The fashion scouts taking domestic underground labels global


Far from the flashbulbs of Tokyo fashion week, Yoshio Yokobori is juggling multiple roles — talent scout, cultural interpreter, dealmaker — in a quest to help foreign buyers navigate a labyrinthine design landscape and access Japan’s most exciting underground labels.

Although Tokyo’s streets offer up a wealth of inspiration for global trend spotters, domestic designers have struggled to make a dent abroad in recent years to follow in the hallowed footsteps of influential and successful designers such as Issey Miyake and Yohji Yamamoto.

And while local labels continue to earn respect for their quality, technical skill and creative design, many fail to translate that reputation into global sales.

It’s a problem industry insider Yokobori knows well.

“If someone running a store in Singapore, for example, wants to place an order with a Japanese designer, it is impossible,” Yokobori said.

“The designers don’t speak English, they often can’t write an invoice or make decisions quickly … and many have no knowledge of overseas markets or why they matter,” he said on the sidelines of fashion week.

A booming domestic market once meant Japanese labels had little reason to ponder global expansion.

However, chronically low birth rates have resulted in a decline in local consumption, prompting the fashion fraternity to begin looking outward for future customers.

The lull has seen Tokyo government officials and the Japan External Trade Organization sponsor visits by fashion buyers from leading concept stores, including Colette in Paris and Andreas Murkudis in Berlin, in a bid to stir up business overseas.

For those designers willing to dive into unfamiliar waters, consultants such as Yokobori can mean the difference between sink or swim, thanks to a Rolodex packed with contacts and an insight into what makes Japanese brands tick overseas.

The 37-year-old, whose responsibilities cover everything from brokering business deals to ensuring that designers file invoices and answer store-owners’ emails on time, works in six countries on a punishing schedule that saw him take 117 flights last year.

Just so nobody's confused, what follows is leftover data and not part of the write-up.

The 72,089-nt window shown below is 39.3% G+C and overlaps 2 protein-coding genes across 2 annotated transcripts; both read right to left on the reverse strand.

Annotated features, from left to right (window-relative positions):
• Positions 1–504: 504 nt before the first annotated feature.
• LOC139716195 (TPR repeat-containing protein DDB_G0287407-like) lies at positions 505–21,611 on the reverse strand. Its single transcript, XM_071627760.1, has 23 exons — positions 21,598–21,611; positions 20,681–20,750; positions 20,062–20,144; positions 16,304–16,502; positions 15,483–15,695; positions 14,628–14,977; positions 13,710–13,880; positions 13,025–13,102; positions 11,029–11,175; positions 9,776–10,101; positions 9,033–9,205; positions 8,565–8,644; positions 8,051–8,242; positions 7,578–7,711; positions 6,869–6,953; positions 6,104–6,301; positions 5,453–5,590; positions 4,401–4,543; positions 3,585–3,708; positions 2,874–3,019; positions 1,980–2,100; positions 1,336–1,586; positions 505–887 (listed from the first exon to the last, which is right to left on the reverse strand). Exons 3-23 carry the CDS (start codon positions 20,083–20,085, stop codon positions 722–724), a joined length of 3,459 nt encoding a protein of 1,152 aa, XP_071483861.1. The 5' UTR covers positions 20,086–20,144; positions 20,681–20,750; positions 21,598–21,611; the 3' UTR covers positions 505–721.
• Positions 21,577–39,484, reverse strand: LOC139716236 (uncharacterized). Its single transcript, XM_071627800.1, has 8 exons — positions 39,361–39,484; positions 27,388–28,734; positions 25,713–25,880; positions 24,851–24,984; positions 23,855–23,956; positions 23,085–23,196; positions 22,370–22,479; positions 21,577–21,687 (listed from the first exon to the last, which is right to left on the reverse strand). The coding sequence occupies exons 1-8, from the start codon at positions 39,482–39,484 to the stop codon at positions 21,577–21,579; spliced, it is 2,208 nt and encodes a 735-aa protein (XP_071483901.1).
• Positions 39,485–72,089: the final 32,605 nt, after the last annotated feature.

He launched his company a decade ago, intending to work as a domestic distributor for Japanese brands, but later realised that economic opportunities lay elsewhere — in countries with consumers hungry for fashion and branded goods.

While Yokobori works with stores based in China, Singapore, Indonesia and other Asian countries, veteran fashion consultant and journalist Masahiro Kubo takes Japanese brands to Paris, hosting pop-up shops and running a fashion news website called “Journal Cubocci”.

A founder of Tokyo’s International Fashion Fair, a trade show which attracted around 15,000 visitors last year, Kubo worked as Paris bureau chief for Japan’s top fashion daily, Senken Shimbun, before setting up a consultancy.

Neither Kubo nor Yokobori were willing to reveal details of who they represent, citing nondisclosure agreements with stores.

Furthermore, in a business focused on finding underground labels, maintaining an air of secrecy is seen as the key to exclusivity.

“My priority is to find brands that people haven’t heard of yet,” Kubo said. “The most satisfying part of the job for me is incubating a small brand and watching it grow.”

Local labels such as Discovered and Divka, the latter a former client of Yokobori, are now stocked in leading boutiques across the U.S. and Asia, signaling that a shift is underway, as well as success for the consultants working behind the scenes.

For fashion hunter Yokobori, who spent his teenage years working several part-time jobs in order to afford T-shirts sold at cutting-edge boutiques in Tokyo’s vibrant Harajuku neighborhood, business is on the up.

“When I started working with overseas clients, I worked with just one store my first year, so we have experienced a big increase,” he said. “Japanese fashion designers have to go outside (Japan) … but many don’t bother. That needs to change.”